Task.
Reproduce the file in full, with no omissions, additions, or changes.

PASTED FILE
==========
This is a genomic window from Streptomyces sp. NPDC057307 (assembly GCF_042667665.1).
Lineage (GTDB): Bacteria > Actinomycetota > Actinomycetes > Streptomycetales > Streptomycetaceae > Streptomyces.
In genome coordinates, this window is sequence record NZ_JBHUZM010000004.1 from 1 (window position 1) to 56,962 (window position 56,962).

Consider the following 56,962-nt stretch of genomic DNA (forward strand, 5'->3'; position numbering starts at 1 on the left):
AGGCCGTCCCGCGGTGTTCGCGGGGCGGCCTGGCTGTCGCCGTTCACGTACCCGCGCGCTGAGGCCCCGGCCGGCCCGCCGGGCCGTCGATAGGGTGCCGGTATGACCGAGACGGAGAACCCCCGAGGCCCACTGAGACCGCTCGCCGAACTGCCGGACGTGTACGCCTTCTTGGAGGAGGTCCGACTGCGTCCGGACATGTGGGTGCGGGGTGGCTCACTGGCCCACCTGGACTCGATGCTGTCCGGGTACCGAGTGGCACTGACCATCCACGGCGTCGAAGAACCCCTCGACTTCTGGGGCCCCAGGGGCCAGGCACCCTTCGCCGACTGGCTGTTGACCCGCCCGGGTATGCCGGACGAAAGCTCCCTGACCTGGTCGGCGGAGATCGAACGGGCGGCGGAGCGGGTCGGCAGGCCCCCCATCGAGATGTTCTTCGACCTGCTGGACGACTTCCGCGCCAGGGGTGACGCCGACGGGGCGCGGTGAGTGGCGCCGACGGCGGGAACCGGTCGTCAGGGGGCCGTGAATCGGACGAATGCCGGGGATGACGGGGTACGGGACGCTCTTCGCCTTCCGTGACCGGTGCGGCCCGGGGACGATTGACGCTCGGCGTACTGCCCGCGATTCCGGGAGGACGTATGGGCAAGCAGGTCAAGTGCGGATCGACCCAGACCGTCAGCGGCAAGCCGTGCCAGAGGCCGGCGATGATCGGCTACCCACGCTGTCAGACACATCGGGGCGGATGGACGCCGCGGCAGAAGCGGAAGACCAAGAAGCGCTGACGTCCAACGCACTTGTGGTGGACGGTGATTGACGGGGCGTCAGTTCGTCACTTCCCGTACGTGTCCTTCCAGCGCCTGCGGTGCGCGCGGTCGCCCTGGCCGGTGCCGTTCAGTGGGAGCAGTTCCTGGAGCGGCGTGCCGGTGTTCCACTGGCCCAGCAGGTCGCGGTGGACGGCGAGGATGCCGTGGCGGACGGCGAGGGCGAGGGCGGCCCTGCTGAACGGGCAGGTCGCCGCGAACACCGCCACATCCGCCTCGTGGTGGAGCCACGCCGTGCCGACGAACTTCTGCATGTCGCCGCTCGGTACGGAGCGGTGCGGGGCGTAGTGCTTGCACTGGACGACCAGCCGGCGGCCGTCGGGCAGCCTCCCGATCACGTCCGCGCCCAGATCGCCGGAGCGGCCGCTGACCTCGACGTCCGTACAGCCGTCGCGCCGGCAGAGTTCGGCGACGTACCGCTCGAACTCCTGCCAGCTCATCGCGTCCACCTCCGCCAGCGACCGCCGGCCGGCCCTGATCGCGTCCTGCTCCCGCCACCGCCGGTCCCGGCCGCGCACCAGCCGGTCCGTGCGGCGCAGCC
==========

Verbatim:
This is a genomic window from Streptomyces sp. NPDC057307 (assembly GCF_042667665.1).
Lineage (GTDB): Bacteria > Actinomycetota > Actinomycetes > Streptomycetales > Streptomycetaceae > Streptomyces.
In genome coordinates, this window is sequence record NZ_JBHUZM010000004.1 from 1 (window position 1) to 56,962 (window position 56,962).

Consider the following 56,962-nt stretch of genomic DNA (forward strand, 5'->3'; position numbering starts at 1 on the left):
AGGCCGTCCCGCGGTGTTCGCGGGGCGGCCTGGCTGTCGCCGTTCACGTACCCGCGCGCTGAGGCCCCGGCCGGCCCGCCGGGCCGTCGATAGGGTGCCGGTATGACCGAGACGGAGAACCCCCGAGGCCCACTGAGACCGCTCGCCGAACTGCCGGACGTGTACGCCTTCTTGGAGGAGGTCCGACTGCGTCCGGACATGTGGGTGCGGGGTGGCTCACTGGCCCACCTGGACTCGATGCTGTCCGGGTACCGAGTGGCACTGACCATCCACGGCGTCGAAGAACCCCTCGACTTCTGGGGCCCCAGGGGCCAGGCACCCTTCGCCGACTGGCTGTTGACCCGCCCGGGTATGCCGGACGAAAGCTCCCTGACCTGGTCGGCGGAGATCGAACGGGCGGCGGAGCGGGTCGGCAGGCCCCCCATCGAGATGTTCTTCGACCTGCTGGACGACTTCCGCGCCAGGGGTGACGCCGACGGGGCGCGGTGAGTGGCGCCGACGGCGGGAACCGGTCGTCAGGGGGCCGTGAATCGGACGAATGCCGGGGATGACGGGGTACGGGACGCTCTTCGCCTTCCGTGACCGGTGCGGCCCGGGGACGATTGACGCTCGGCGTACTGCCCGCGATTCCGGGAGGACGTATGGGCAAGCAGGTCAAGTGCGGATCGACCCAGACCGTCAGCGGCAAGCCGTGCCAGAGGCCGGCGATGATCGGCTACCCACGCTGTCAGACACATCGGGGCGGATGGACGCCGCGGCAGAAGCGGAAGACCAAGAAGCGCTGACGTCCAACGCACTTGTGGTGGACGGTGATTGACGGGGCGTCAGTTCGTCACTTCCCGTACGTGTCCTTCCAGCGCCTGCGGTGCGCGCGGTCGCCCTGGCCGGTGCCGTTCAGTGGGAGCAGTTCCTGGAGCGGCGTGCCGGTGTTCCACTGGCCCAGCAGGTCGCGGTGGACGGCGAGGATGCCGTGGCGGACGGCGAGGGCGAGGGCGGCCCTGCTGAACGGGCAGGTCGCCGCGAACACCGCCACATCCGCCTCGTGGTGGAGCCACGCCGTGCCGACGAACTTCTGCATGTCGCCGCTCGGTACGGAGCGGTGCGGGGCGTAGTGCTTGCACTGGACGACCAGCCGGCGGCCGTCGGGCAGCCTCCCGATCACGTCCGCGCCCAGATCGCCGGAGCGGCCGCTGACCTCGACGTCCGTACAGCCGTCGCGCCGGCAGAGTTCGGCGACGTACCGCTCGAACTCCTGCCAGCTCATCGCGTCCACCTCCGCCAGCGACCGCCGGCCGGCCCTGATCGCGTCCTGCTCCCGCCACCGCCGGTCCCGGCCGCGCACCAGCCGGTCCGTGCGGCGCAGCC